“Hey, you! Girl, I’m talkin’ to you!”

Followed by a sodden trill of kisses. People are starting to look. I scurry along, head down. I hate this school. Every single one of my six classes is in a different location. Portola Junior High is roughly the size of seven Camps Bay Primaries put together. It’s my third day and I still get lost trying to find my classes.

“You! Baby! Turn aroun’!”

The hallways are clearing as the six-minute passing period ticks to a close. A good proportion of those who remain pause to take in the unfolding theatrics. I scan the faces around me anxiously. They are, to a last one, untarnished by empathy. Not a single face is familiar. No one to stand up for me. It would be impossible to know everybody here, or even a tenth of everybody. Who ever dreamed of putting two thousand kids into one school?

See All Chapters
Medium 9781576753927

Seven: San Francisco

Handler, Marisa Berrett-Koehler Publishers ePub

115


“Listen, I have to say that I have pretty strong feelings on this one. There’s no question in my mind: we really need the ‘the’ in there.”

“I know you have strong feelings about this, Jumble, and I also feel strongly. The ‘the’ makes it way too specific. We aren’t only about this war. We’re about all war, right?”

“Jill. Just think for a minute, please. We are talking about war in Iraq here. We aren’t talking about Vietnam or Afghanistan. People aren’t going to get out in the streets over some war. They’re going to mobilize around Iraq.”

“Are you trying to build a movement destined to self-destruct? Is that what you’re doing? Because then you’re on the right path, my friend. I’m just thinking about the future. Holding the long-term vision here. ‘Direct Action to Stop War.’ It has a nice ring to it, don’t you think? I mean, come on people, that says it all. We’re against war, period. Right? Or am I at the wrong meeting?” Jill looks about for support. The other six people who are neither Jill nor Jumble gaze steadily at the table or the walls. We’ve been sitting here for two hours and the “the” debate is now hitting the twenty-minute mark. Initially there were a number of robust contenders, but now only Jumble and Jill remain in the ring.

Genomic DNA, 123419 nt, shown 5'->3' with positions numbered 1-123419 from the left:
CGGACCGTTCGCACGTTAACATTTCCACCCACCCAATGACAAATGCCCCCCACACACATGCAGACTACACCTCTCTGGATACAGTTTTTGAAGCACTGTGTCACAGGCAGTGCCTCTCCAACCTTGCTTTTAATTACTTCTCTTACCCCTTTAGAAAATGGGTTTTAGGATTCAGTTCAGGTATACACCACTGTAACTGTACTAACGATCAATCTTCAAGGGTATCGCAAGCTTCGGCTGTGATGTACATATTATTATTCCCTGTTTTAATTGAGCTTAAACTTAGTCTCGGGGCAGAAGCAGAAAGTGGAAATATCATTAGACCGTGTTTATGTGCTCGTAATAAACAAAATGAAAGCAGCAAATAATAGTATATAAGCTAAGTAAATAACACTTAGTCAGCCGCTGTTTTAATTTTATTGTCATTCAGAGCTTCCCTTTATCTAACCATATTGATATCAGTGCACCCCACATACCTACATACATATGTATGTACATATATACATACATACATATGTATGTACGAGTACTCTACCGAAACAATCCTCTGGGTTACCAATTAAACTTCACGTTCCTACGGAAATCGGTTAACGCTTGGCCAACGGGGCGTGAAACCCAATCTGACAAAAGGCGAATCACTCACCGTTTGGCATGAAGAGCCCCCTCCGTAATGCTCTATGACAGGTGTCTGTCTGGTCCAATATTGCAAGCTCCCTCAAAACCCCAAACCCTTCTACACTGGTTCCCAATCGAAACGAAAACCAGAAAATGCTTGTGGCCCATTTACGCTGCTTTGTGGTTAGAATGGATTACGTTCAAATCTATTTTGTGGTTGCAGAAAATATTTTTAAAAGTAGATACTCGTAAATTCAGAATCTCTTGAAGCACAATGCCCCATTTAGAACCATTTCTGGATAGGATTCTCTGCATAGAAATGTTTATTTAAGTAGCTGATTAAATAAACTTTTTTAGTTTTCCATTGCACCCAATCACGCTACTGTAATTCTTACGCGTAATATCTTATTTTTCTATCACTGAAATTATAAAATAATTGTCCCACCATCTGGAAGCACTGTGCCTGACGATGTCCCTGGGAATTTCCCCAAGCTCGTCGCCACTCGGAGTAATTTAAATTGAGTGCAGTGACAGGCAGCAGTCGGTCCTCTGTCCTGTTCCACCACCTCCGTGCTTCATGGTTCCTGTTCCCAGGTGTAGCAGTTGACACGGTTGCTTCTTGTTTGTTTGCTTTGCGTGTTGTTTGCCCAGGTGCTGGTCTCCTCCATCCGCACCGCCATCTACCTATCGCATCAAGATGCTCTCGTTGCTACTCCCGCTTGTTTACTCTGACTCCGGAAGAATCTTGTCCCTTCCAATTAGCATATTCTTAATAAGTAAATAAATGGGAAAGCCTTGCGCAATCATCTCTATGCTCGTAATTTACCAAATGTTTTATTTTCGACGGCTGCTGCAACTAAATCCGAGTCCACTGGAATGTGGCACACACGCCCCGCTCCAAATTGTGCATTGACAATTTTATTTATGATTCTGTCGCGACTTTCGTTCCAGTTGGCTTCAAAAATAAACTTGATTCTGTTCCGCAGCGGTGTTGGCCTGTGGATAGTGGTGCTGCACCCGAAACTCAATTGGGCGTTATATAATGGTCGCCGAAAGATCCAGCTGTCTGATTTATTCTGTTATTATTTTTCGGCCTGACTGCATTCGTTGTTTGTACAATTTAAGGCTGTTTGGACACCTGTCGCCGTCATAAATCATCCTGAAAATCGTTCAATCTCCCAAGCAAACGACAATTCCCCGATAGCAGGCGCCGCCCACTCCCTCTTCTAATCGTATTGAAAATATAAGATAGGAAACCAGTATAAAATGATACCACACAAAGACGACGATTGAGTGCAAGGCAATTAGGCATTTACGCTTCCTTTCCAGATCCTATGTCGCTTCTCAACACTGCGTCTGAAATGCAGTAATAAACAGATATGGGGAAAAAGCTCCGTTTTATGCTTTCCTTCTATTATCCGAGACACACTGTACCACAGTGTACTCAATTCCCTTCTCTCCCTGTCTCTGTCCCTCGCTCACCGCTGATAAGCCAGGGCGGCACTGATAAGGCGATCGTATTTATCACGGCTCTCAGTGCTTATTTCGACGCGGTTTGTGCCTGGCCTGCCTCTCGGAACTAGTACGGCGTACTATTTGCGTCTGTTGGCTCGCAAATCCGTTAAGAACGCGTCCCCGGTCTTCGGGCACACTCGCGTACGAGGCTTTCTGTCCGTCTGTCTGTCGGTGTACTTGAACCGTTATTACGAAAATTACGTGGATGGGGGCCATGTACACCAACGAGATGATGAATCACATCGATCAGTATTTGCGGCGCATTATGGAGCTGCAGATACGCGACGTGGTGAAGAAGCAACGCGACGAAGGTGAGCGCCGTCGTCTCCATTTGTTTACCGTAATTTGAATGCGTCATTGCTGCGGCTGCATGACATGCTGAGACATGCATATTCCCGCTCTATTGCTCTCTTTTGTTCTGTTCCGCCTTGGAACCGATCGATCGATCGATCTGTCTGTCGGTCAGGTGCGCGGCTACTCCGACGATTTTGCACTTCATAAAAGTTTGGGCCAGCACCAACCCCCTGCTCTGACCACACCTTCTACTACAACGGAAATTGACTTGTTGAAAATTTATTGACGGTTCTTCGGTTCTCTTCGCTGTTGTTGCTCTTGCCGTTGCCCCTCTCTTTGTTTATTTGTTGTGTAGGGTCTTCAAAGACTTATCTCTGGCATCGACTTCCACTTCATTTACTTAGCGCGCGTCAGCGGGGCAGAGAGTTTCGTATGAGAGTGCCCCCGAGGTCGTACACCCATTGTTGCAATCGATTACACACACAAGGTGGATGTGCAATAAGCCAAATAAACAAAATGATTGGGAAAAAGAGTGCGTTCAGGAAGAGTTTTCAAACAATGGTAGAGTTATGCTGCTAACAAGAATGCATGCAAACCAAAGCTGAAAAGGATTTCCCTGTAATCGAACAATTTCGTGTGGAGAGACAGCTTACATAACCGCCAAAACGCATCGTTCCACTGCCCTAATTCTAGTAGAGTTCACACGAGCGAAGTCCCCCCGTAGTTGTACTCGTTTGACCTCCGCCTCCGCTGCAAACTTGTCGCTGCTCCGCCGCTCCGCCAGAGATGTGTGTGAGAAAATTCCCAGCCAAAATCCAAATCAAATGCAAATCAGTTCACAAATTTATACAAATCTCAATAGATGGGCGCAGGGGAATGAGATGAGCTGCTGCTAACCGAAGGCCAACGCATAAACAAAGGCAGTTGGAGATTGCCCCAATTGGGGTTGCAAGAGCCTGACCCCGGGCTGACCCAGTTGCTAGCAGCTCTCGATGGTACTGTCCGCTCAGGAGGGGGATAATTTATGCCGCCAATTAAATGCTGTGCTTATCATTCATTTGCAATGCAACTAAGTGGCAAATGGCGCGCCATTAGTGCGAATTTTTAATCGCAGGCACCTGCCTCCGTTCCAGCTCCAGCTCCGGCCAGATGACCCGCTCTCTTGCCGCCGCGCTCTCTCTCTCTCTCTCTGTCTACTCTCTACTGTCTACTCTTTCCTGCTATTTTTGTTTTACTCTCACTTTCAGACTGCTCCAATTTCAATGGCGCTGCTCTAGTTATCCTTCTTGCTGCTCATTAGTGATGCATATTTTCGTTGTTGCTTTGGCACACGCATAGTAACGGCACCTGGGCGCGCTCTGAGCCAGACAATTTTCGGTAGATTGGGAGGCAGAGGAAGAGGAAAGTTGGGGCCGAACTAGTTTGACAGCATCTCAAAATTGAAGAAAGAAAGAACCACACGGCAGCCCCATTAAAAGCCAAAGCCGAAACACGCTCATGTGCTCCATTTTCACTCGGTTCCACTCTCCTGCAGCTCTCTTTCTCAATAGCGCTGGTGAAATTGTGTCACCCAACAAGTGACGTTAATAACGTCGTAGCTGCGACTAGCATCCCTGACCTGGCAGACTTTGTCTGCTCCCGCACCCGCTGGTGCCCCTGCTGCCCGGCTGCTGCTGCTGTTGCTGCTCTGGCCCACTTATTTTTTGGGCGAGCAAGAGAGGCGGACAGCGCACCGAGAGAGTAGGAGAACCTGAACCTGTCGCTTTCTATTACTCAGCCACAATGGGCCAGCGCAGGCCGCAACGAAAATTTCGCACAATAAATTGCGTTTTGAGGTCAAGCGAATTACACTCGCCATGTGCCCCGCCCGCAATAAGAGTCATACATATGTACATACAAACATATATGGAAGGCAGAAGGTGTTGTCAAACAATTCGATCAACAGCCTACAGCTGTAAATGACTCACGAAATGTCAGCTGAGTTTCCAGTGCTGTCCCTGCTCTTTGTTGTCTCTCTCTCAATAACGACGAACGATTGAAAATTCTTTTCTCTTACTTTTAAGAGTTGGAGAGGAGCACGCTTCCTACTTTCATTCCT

See All Chapters
Medium 9781576753927

One: Cape Town

Handler, Marisa Berrett-Koehler Publishers ePub


Lunchtime at Camps Bay Primary School is when things tend to go severely wrong. Outside the structure of a syllabus, beyond the rigorous scrutiny of our teachers, I reliably blunder. These forty-minute daily ordeals typically consist in no small portion of us prattling about what our parents prattled about over the last night’s supper table. Election time is no different.

“Who are your parents voting for?” Joan turns to Catherine first. Joan is my best friend, and the only girl who can legitimately kick my ass at the hundred-meter sprint. Of course, going to an all-white public school does cut out a good chunk of the competition.

“The Nats, obviously.” Catherine nibbles delicately on the edge of her sandwich. Blond, green-eyed, and irritatingly demure, Catherine is the resident beauty in Standard 4P, Camps Bay Primary. At least half of the boys sitting on the other end of the playground spend lunchtime gazing at her with unadulterated longing. I, on the other hand, wend my way from one humiliating, clumsy crush to the next. Any attention I do get from boys is strictly limited to my skinny legs or massive, unwieldy glasses. Following the purchase of our house in Camps Bay, a sleepy beach suburb of Cape Town, my parents had been feeling a tad pinched when it came to finances. My mother succeeded in convincing my sister and me that her old frames were just perfect for us. Given that my vision verges on legally blind, the abnormally thick, oversized lenses make for a fearsome sight.

See All Chapters

See All Chapters